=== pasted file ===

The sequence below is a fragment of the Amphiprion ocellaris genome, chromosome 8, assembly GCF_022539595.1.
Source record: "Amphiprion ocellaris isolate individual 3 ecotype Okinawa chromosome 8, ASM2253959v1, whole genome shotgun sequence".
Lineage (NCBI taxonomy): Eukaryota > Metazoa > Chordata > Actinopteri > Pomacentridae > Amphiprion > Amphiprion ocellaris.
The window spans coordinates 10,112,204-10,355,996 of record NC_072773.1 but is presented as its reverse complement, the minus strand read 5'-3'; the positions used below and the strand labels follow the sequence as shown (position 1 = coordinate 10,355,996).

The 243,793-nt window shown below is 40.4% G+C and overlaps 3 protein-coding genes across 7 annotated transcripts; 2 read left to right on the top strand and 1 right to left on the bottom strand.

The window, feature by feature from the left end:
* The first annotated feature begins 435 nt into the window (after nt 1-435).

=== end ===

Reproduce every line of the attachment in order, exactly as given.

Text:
The sequence below is a fragment of the Amphiprion ocellaris genome, chromosome 8, assembly GCF_022539595.1.
Source record: "Amphiprion ocellaris isolate individual 3 ecotype Okinawa chromosome 8, ASM2253959v1, whole genome shotgun sequence".
Lineage (NCBI taxonomy): Eukaryota > Metazoa > Chordata > Actinopteri > Pomacentridae > Amphiprion > Amphiprion ocellaris.
The window spans coordinates 10,112,204-10,355,996 of record NC_072773.1 but is presented as its reverse complement, the minus strand read 5'-3'; the positions used below and the strand labels follow the sequence as shown (position 1 = coordinate 10,355,996).

The 243,793-nt window shown below is 40.4% G+C and overlaps 3 protein-coding genes across 7 annotated transcripts; 2 read left to right on the top strand and 1 right to left on the bottom strand.

The window, feature by feature from the left end:
* The first annotated feature begins 435 nt into the window (after nt 1-435).